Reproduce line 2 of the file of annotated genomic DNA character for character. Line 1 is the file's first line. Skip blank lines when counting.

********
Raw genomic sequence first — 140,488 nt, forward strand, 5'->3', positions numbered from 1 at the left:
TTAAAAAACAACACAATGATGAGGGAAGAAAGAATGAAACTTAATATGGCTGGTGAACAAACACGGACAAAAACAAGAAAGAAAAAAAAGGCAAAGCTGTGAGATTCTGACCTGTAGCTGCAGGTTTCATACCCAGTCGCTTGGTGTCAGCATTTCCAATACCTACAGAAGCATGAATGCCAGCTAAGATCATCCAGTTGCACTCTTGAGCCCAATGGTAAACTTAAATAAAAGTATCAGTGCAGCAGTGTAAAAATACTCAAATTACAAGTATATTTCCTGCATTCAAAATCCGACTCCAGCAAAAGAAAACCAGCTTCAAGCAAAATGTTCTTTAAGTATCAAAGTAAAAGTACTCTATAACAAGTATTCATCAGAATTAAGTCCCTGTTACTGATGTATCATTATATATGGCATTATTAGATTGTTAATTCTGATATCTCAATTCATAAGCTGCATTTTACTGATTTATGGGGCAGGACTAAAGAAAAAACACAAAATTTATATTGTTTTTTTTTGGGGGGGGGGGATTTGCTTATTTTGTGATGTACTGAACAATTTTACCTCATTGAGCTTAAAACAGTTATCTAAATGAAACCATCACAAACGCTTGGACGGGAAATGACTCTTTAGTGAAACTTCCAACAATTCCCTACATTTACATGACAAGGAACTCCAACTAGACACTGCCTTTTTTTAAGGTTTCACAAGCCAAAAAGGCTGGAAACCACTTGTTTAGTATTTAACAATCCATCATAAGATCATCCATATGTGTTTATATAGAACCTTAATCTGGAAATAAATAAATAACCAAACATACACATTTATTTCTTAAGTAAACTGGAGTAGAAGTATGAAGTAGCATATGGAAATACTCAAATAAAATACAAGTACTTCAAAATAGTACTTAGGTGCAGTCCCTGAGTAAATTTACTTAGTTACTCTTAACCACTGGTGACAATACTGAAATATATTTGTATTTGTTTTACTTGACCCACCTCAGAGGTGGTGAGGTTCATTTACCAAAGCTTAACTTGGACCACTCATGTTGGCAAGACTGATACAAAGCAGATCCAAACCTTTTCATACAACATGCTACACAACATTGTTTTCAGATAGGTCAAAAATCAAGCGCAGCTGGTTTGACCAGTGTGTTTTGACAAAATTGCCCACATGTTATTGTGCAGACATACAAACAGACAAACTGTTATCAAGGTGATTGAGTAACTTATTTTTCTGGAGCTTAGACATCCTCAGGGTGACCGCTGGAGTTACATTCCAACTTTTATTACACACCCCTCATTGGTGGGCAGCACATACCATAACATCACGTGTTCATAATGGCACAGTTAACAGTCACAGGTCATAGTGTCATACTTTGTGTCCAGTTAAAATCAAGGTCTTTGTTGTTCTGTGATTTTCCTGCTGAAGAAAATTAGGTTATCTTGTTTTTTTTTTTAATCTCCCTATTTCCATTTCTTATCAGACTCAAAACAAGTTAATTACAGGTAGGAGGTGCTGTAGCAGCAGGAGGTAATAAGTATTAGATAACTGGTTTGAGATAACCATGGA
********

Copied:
TTAAAAAACAACACAATGATGAGGGAAGAAAGAATGAAACTTAATATGGCTGGTGAACAAACACGGACAAAAACAAGAAAGAAAAAAAAGGCAAAGCTGTGAGATTCTGACCTGTAGCTGCAGGTTTCATACCCAGTCGCTTGGTGTCAGCATTTCCAATACCTACAGAAGCATGAATGCCAGCTAAGATCATCCAGTTGCACTCTTGAGCCCAATGGTAAACTTAAATAAAAGTATCAGTGCAGCAGTGTAAAAATACTCAAATTACAAGTATATTTCCTGCATTCAAAATCCGACTCCAGCAAAAGAAAACCAGCTTCAAGCAAAATGTTCTTTAAGTATCAAAGTAAAAGTACTCTATAACAAGTATTCATCAGAATTAAGTCCCTGTTACTGATGTATCATTATATATGGCATTATTAGATTGTTAATTCTGATATCTCAATTCATAAGCTGCATTTTACTGATTTATGGGGCAGGACTAAAGAAAAAACACAAAATTTATATTGTTTTTTTTTGGGGGGGGGGGATTTGCTTATTTTGTGATGTACTGAACAATTTTACCTCATTGAGCTTAAAACAGTTATCTAAATGAAACCATCACAAACGCTTGGACGGGAAATGACTCTTTAGTGAAACTTCCAACAATTCCCTACATTTACATGACAAGGAACTCCAACTAGACACTGCCTTTTTTTAAGGTTTCACAAGCCAAAAAGGCTGGAAACCACTTGTTTAGTATTTAACAATCCATCATAAGATCATCCATATGTGTTTATATAGAACCTTAATCTGGAAATAAATAAATAACCAAACATACACATTTATTTCTTAAGTAAACTGGAGTAGAAGTATGAAGTAGCATATGGAAATACTCAAATAAAATACAAGTACTTCAAAATAGTACTTAGGTGCAGTCCCTGAGTAAATTTACTTAGTTACTCTTAACCACTGGTGACAATACTGAAATATATTTGTATTTGTTTTACTTGACCCACCTCAGAGGTGGTGAGGTTCATTTACCAAAGCTTAACTTGGACCACTCATGTTGGCAAGACTGATACAAAGCAGATCCAAACCTTTTCATACAACATGCTACACAACATTGTTTTCAGATAGGTCAAAAATCAAGCGCAGCTGGTTTGACCAGTGTGTTTTGACAAAATTGCCCACATGTTATTGTGCAGACATACAAACAGACAAACTGTTATCAAGGTGATTGAGTAACTTATTTTTCTGGAGCTTAGACATCCTCAGGGTGACCGCTGGAGTTACATTCCAACTTTTATTACACACCCCTCATTGGTGGGCAGCACATACCATAACATCACGTGTTCATAATGGCACAGTTAACAGTCACAGGTCATAGTGTCATACTTTGTGTCCAGTTAAAATCAAGGTCTTTGTTGTTCTGTGATTTTCCTGCTGAAGAAAATTAGGTTATCTTGTTTTTTTTTTTAATCTCCCTATTTCCATTTCTTATCAGACTCAAAACAAGTTAATTACAGGTAGGAGGTGCTGTAGCAGCAGGAGGTAATAAGTATTAGATAACTGGTTTGAGATAACCATGGA